Our sensei Mas
First our hearts go out to Janet, Mas’ children and family, and to all of us gathering here today. And thanks for the chance to share our memories of Mas on this occasion.
We’ve known Mas and Janet for a little more than 3 years. We joined San Francisco Suiseki Kai in August 2015, went to the Klamath tanseki (stone collecting trip) with the group in September, and asked Janet and Mas if we could learn to make daiza from Mas that December. They agreed, welcomed us like old friends, and Mas then showed us how to make daiza for an uncut stone, everything from technical aspects to artistic consideration, and practically carved the daiza for our little doha from Kern River. It was inspiring to observe Mas working on the daiza, with steady hands, sharp mind, and calm manner. The daiza was so elegant that when Mas suggested that I could improve it at home, Lisa told me, “No no no.” So I just sanded and stained it. When we brought our doha to the Aisekikai exhibit the next year, Nina Ragle thought some master in Japan made the daiza for us.
That was how Mas and Janet treated the new kids on the block.
We remember Janet and Mas visiting us in February 2016. After a long drive, Janet got a terrible cold or stomach flu. There Mas took care of Janet, and spooned her with roasted rice soup broth. Mas really worried for Janet, walking around with pants rolled up, one side lower than other, like a farmer. Even in that condition, Janet still had time to name our 100 pound rock El Capitan, and Mas designed the daiza for it. Talk about people crazy about rocks!
We visited Janet and Mas at least twice a year since, in August after San Francisco Suiseki Kai exhibit, and in December after setting up the Huntington Library Aisekikai exhibit. We enjoyed their beautiful suiseki collection every time. We visited the Oakland Art Museum together; or walked around Lake Merritt; or stayed home and talked about the subtle beauty of stones beyond traditional suiseki, The Tale of Genji, our love of nature, the joy of tanseki where we could be alone together, as Janet put it; or sometimes, just sat together and admired a suiseki.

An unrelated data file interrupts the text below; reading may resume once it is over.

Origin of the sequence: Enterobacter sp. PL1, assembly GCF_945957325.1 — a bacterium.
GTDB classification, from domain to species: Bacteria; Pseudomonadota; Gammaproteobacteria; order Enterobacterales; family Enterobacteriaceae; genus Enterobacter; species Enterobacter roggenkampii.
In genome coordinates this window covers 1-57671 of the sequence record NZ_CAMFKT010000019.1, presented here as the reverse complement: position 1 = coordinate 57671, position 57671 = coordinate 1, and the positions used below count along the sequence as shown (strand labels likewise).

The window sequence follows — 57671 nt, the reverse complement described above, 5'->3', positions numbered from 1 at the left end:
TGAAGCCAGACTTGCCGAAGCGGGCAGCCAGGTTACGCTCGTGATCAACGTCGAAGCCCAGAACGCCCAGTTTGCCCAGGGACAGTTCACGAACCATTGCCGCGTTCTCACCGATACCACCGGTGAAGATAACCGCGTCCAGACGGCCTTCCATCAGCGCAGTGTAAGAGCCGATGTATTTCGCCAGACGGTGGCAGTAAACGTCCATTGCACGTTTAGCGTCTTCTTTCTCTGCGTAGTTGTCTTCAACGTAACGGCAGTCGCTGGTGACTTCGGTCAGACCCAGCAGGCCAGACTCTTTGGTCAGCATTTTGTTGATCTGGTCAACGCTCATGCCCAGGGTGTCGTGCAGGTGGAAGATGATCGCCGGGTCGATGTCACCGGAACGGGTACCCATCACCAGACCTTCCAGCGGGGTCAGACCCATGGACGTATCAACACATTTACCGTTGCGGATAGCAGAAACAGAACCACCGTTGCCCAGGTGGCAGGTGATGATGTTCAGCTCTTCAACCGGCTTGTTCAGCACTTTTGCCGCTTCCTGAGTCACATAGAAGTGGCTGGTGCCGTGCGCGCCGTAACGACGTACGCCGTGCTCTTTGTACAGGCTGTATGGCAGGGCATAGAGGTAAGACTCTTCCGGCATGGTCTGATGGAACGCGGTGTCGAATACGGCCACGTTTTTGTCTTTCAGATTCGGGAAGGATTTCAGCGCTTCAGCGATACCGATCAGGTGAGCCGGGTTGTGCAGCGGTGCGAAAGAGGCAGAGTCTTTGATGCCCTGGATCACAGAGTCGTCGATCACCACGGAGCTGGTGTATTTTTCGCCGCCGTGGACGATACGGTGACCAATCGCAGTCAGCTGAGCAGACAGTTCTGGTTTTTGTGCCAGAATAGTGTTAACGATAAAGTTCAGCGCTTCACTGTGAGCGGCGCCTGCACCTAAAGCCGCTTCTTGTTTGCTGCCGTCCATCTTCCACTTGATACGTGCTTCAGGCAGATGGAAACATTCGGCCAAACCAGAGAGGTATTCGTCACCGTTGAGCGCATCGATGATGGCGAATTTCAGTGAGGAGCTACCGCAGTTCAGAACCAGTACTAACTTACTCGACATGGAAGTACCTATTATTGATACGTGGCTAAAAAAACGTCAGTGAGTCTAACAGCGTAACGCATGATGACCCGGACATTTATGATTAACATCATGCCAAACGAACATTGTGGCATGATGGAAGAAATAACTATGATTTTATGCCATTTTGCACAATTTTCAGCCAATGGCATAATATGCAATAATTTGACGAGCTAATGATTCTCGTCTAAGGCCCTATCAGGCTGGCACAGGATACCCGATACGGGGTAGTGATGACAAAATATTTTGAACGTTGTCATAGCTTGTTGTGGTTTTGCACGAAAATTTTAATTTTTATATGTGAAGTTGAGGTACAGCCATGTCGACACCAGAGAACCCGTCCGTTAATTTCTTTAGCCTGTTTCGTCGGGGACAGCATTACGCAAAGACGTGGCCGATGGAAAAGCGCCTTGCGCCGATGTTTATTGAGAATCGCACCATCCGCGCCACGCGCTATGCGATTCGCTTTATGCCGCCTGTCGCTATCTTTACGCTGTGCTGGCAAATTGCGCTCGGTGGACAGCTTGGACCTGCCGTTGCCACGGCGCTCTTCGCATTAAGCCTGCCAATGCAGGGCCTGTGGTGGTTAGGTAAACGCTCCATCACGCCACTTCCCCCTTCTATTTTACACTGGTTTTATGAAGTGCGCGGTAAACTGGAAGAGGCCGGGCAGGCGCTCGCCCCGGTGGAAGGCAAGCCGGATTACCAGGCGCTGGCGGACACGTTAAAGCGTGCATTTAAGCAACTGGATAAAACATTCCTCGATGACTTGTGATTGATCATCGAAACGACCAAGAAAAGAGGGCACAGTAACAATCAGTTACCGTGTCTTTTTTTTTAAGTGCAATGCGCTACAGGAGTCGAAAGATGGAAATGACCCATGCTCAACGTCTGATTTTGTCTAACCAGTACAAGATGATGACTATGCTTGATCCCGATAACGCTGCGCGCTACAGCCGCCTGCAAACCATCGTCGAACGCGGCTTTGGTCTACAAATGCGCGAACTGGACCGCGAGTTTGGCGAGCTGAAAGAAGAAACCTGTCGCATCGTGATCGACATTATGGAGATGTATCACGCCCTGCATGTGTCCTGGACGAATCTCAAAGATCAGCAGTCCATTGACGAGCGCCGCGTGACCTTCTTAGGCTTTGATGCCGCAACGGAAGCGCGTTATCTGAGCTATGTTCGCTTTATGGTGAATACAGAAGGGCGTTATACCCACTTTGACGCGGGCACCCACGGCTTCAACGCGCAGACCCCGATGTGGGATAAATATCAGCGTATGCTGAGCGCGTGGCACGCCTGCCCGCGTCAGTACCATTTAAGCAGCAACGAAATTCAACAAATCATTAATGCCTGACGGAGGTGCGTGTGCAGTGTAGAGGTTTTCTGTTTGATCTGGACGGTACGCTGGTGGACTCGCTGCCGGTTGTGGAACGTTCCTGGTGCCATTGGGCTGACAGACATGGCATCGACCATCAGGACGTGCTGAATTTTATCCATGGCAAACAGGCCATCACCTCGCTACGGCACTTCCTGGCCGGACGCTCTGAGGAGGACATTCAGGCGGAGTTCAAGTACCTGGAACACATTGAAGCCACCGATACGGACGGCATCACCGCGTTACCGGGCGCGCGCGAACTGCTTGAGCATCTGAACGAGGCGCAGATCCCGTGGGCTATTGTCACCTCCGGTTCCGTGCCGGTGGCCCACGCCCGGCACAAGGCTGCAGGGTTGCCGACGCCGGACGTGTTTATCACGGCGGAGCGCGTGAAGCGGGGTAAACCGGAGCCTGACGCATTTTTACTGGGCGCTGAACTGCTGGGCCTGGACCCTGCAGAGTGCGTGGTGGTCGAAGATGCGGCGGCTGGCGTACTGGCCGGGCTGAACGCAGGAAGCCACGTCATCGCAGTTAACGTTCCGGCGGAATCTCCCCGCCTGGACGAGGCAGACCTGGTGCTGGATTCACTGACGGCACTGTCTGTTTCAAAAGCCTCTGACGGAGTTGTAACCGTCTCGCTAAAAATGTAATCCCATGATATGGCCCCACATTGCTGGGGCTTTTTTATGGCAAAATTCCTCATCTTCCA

Last August we still saw Mas with his copyright shy smile. He was humble and caring as always. He asked Hideko permission for us to visit her house and to see her wonderful suiseki collection. He planned to take us to see another master’s collections of suiseki and antique furniture in December. On the last day of the exhibit Mas was very busy but still cared for others, and especially Hideko because she would want to carry heavy boxes herself.
We checked Mas and Janet’s blog regularly for some nice writings after the latest entry on the “Love” Suiseki from Black Butte Lake. On September 9 for no reason we cleaned our little doha, and rubbed tung oil on the daiza. On September 10 we displayed the doha on its base, remembered our time at Mas and Janet’s house, and were amazed again by the graceful shape of the daiza Mas designed and carved most of it. The next day we got the terrible news from San Francisco Suiseki Kai. Initial shock followed by deep sorrow. After all settled, we realized the message painfully and beautifully summed up what we all had known and how we all had felt about Mas. We wanted to be there at The Garden Center with our Suiseki group on Thursday September 13 for a hug we so much needed!
We are into suiseki, are supposedly enlightened a little, and are supposedly embracing the impermanence of life. But our hearts ache! Ache so much! There in this vastness of space and time, by a stroke of luck we somehow met for a brief moment this gentle soul, and our lives are so much richer. Oh Mas! We love you. We miss you. And so does our little doha suiseki.
Chapel of the Chimes, Oakland CA – September 22, 2018